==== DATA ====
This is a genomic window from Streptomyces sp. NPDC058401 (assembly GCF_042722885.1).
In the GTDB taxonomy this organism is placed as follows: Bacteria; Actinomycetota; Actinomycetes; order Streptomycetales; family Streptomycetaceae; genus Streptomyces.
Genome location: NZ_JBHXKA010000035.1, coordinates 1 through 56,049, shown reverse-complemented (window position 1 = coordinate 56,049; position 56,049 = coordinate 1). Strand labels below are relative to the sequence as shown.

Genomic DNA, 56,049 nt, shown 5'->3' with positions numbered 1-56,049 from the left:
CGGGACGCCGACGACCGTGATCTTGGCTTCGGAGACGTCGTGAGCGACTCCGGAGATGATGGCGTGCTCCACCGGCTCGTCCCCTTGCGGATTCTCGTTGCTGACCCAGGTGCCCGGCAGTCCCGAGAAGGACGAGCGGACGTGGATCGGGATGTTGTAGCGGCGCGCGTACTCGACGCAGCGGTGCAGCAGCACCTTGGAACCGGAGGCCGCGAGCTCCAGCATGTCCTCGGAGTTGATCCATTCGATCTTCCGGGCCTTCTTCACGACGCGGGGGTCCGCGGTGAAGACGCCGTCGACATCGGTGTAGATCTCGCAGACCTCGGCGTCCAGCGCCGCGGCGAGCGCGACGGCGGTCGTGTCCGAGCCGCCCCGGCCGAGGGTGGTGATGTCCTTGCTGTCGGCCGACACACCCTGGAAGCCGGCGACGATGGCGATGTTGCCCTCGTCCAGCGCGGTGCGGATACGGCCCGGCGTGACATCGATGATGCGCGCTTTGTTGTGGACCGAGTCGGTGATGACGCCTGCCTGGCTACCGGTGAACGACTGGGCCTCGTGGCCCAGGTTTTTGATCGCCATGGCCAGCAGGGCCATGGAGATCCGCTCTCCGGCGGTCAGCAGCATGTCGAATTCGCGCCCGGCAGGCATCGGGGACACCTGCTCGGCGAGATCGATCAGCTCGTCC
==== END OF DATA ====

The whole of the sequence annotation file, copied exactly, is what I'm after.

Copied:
This is a genomic window from Streptomyces sp. NPDC058401 (assembly GCF_042722885.1).
In the GTDB taxonomy this organism is placed as follows: Bacteria; Actinomycetota; Actinomycetes; order Streptomycetales; family Streptomycetaceae; genus Streptomyces.
Genome location: NZ_JBHXKA010000035.1, coordinates 1 through 56,049, shown reverse-complemented (window position 1 = coordinate 56,049; position 56,049 = coordinate 1). Strand labels below are relative to the sequence as shown.

Genomic DNA, 56,049 nt, shown 5'->3' with positions numbered 1-56,049 from the left:
CGGGACGCCGACGACCGTGATCTTGGCTTCGGAGACGTCGTGAGCGACTCCGGAGATGATGGCGTGCTCCACCGGCTCGTCCCCTTGCGGATTCTCGTTGCTGACCCAGGTGCCCGGCAGTCCCGAGAAGGACGAGCGGACGTGGATCGGGATGTTGTAGCGGCGCGCGTACTCGACGCAGCGGTGCAGCAGCACCTTGGAACCGGAGGCCGCGAGCTCCAGCATGTCCTCGGAGTTGATCCATTCGATCTTCCGGGCCTTCTTCACGACGCGGGGGTCCGCGGTGAAGACGCCGTCGACATCGGTGTAGATCTCGCAGACCTCGGCGTCCAGCGCCGCGGCGAGCGCGACGGCGGTCGTGTCCGAGCCGCCCCGGCCGAGGGTGGTGATGTCCTTGCTGTCGGCCGACACACCCTGGAAGCCGGCGACGATGGCGATGTTGCCCTCGTCCAGCGCGGTGCGGATACGGCCCGGCGTGACATCGATGATGCGCGCTTTGTTGTGGACCGAGTCGGTGATGACGCCTGCCTGGCTACCGGTGAACGACTGGGCCTCGTGGCCCAGGTTTTTGATCGCCATGGCCAGCAGGGCCATGGAGATCCGCTCTCCGGCGGTCAGCAGCATGTCGAATTCGCGCCCGGCAGGCATCGGGGACACCTGCTCGGCGAGATCGATCAGCTCGTCC